The beginning theme of the piece, marked con espressione (“with expression”), is melancholic and nostalgic, and reaches a small high point with a fast flourish. The second part is marked con anima (“with soul”) and is somewhat more cheerful that the previous theme, but soon gives way to the same first theme. After this second rendition of the first theme is a third, more playful theme, marked as dolce (“sweet”).
It was with “Semper Fidelis” that John Philip Sousa had his first runaway hit, in the process creating what is arguably the prototype for the great American march. Sousa wrote the march in 1888, in response to a request by President Chester A. Arthur for something more appropriate than “Hail to the Chief” for use at official functions. Unfortunately, Arthur died without ever hearing “Semper Fidelis”.
Sousa considered this to be his “most musical” march, and it became the official march of the U.S. Marine Corps, whose motto “Semper Fidelis” is Latin for “Ever Faithful”.
“Doraji” is a folk song popular among the ancient Korean and Chinese peoples. The song originated from North Korea. The doraji of the title is a beautiful wildflower, which is usually called the Chinese bellflower in English. This white flower grows on the shady slopes of Korean mountains.
“Doraji” and “Arirang” are the two folk songs that represent North and South Korea. Interestingly enough, they are both performed in triple meter.
The famous folk tune known as “The Carnival of Venice” has been the subject of many varied arrangements and transcriptions, yet none more virtuosic than Giulio Briccialdi's version for flute and piano. The Italian flutist and composer's arrangement, which consists of a theme, several variations and a final coda, has notably been recorded by James Galway, and included in at least three of his albums.
Beginners beware: this piece is a real technical workout, and is best suited to advanced players. If you find it too difficult, you can try out Demersseman's arrangement of the tune, which is way easier.
The most successful commercial version of this tune was, of course, the one recorded by the English rock group The Animals in 1964, which was a number one hit in the United States, United Kingdom and Canada.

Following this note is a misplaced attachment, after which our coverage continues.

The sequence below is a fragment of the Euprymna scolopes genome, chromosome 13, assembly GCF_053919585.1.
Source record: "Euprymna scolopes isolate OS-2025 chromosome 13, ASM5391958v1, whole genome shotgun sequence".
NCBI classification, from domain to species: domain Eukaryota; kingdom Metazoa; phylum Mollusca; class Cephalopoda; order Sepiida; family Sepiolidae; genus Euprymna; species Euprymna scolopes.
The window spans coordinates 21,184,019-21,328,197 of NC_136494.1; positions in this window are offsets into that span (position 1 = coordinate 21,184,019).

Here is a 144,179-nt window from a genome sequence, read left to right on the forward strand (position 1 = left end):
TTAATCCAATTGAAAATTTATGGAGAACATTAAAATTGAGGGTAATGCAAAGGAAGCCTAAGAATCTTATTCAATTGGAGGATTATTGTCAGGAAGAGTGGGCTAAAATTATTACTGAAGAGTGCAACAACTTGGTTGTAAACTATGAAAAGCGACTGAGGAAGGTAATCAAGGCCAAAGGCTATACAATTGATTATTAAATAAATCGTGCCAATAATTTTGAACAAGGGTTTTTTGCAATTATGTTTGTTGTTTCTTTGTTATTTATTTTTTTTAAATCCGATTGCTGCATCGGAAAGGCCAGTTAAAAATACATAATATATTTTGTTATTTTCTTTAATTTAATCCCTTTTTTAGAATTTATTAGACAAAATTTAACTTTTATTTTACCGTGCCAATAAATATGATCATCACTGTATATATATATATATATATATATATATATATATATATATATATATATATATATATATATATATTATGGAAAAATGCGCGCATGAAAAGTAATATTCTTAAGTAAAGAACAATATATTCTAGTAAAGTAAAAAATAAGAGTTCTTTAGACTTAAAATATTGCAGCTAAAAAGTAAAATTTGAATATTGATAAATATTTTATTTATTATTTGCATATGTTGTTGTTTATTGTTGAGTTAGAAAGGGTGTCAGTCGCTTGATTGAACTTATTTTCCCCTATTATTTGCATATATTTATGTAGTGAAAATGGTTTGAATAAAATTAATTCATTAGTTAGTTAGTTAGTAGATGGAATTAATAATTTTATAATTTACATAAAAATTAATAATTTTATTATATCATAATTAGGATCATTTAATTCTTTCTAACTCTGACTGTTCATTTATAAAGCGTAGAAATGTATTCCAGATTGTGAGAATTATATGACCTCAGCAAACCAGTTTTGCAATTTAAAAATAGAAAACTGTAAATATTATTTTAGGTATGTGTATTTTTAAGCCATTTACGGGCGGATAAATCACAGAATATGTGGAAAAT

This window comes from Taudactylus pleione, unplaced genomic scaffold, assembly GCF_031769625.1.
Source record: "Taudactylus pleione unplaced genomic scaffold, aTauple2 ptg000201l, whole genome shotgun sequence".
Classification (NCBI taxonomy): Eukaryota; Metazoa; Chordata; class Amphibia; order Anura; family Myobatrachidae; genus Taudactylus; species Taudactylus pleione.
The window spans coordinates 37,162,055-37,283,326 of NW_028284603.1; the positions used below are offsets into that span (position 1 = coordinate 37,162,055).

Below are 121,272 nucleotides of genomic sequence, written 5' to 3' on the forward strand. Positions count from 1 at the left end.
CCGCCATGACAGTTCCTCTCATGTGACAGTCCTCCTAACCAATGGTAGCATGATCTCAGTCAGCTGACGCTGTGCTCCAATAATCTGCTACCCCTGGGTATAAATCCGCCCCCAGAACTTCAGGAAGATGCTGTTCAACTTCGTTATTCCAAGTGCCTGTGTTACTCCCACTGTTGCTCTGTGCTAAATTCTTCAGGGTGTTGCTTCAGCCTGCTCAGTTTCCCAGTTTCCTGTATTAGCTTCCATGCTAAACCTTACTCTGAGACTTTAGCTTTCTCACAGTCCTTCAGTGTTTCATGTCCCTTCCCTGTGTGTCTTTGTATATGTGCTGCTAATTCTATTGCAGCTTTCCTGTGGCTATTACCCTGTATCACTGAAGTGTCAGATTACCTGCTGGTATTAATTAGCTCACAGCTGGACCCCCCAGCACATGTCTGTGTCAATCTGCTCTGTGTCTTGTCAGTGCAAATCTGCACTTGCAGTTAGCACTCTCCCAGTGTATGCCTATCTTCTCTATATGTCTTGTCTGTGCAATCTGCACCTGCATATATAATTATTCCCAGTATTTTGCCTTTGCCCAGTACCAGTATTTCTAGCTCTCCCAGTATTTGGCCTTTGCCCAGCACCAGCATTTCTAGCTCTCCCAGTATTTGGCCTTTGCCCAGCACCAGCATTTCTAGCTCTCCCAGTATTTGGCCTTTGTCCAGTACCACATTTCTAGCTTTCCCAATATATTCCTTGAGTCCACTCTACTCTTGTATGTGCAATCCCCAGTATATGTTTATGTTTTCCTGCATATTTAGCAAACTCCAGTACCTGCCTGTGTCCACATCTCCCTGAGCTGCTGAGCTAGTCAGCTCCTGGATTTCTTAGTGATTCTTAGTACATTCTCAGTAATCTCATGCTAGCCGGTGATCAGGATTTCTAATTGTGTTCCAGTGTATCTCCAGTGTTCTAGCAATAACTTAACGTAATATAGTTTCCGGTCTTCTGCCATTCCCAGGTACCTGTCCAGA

Like many classic folk ballads, the authorship of ”The House of the Rising Sun” is unknown. Alan Price of The Animals has claimed that the song was originally a sixteenth-century English folk song about a Soho brothel, and that English emigrants took the song to America where it was adapted to its later New Orleans setting. The oldest known existing recording is by Appalachian artists Clarence Ashley and Gwen Foster and was made in 1933. Ashley said he had learned it from his grandfather, Enoch Ashley.
The song might have been lost to obscurity had it not been collected by folklorist Alan Lomax, who, along with his father, was a curator of the Archive of American Folk Song for the Library of Congress. On his 1937 expedition to eastern Kentucky Lomax set up his recording equipment in Middlesborough, and recorded a performance by Georgia Turner, the 16-year-old daughter of a local miner. He originally called it “The Risin' Sun Blues”.
Le nozze di Figaro, ossia la folle giornata (The Marriage of Figaro, or the Day of Madness) is a four-act opera buffa (comic opera) composed in 1786 by Wolfgang Amadeus Mozart, with Italian libretto by Lorenzo Da Ponte, based on a stage comedy by Pierre Beaumarchais. Although the play by Beaumarchais was at first banned in Vienna because of its satire of the aristocracy, considered dangerous in the decade before the French Revolution, the opera became one of Mozart's most successful works.
The overture is especially famous and is often played as a concert piece. This effervescent number does not make use of any thematic material from the opera itself, but captures the essence of the work superbly. Mozart is said to have intended to insert a slow interlude, in the old Italian tradition, just before the recapitulation, and to have omitted it only because he hadn't time to write it down; he thus reunited the two parts of the Allegro, giving the piece a lively, genial character throughout.
This traditional Irish folk song exists in a number of versions, and has been recorded many times by artists such as Margaret Barry, Anne Briggs, Dominic Behan, Alan Stivell, Loreena McKennitt and Sinéad O'Connor. The song was first collected in County Donegal by poet Padraic Colum and musicologist Herbert Hughes, and published in a work entitled Irish country songs in 1909. According to Ossian's Folksongs and Ballads Popular in Ireland, the tune dates back to Medieval times.
This tune is in mixolydian mode, which is like major mode with the exception that the seventh note of the scale is lowered by a semitone. In the key of A mixolydian, for instance, you would play G-natural instead of G-sharp.
This piece was originally composed by Frédéric Chopin as an étude for solo piano. It is a slow cantabile study, and marks a significant departure from the technical virtuosity required in études before Chopin's time. It concentrates on melodious phrasing and legato ambiance of performance more than technical skill. It has been classified as a tone poem for piano by some critics, and is highly regarded as a quality manifestation of Chopin's love for Romantic opera and Poland, where he was born.
A famous anecdote relates how the composer, while teaching this particular work to a pupil, broke down and cried out, “Oh, my homeland!”. Chopin was said to have also noted this piece as the most personal piece he composed, stating that
In all my life I have never again been able to find such a beautiful melody.
This Étude is also known as “Tristesse”, meaning “sadness” in French.
“Bahay Kubo” is a traditional Filipino folk song. It tells of a small hut (kubo in Tagalog) made out of nipa palm leaves, with the variety of vegetables surrounding it. The song was composed when the first American teachers arrived in the Philippines to educate the Filipinos. Reportedly, the name was popularized by the Americans, as they were fascinated to see a “cube house” or, as it has been known ever since, a “bahay kubo”.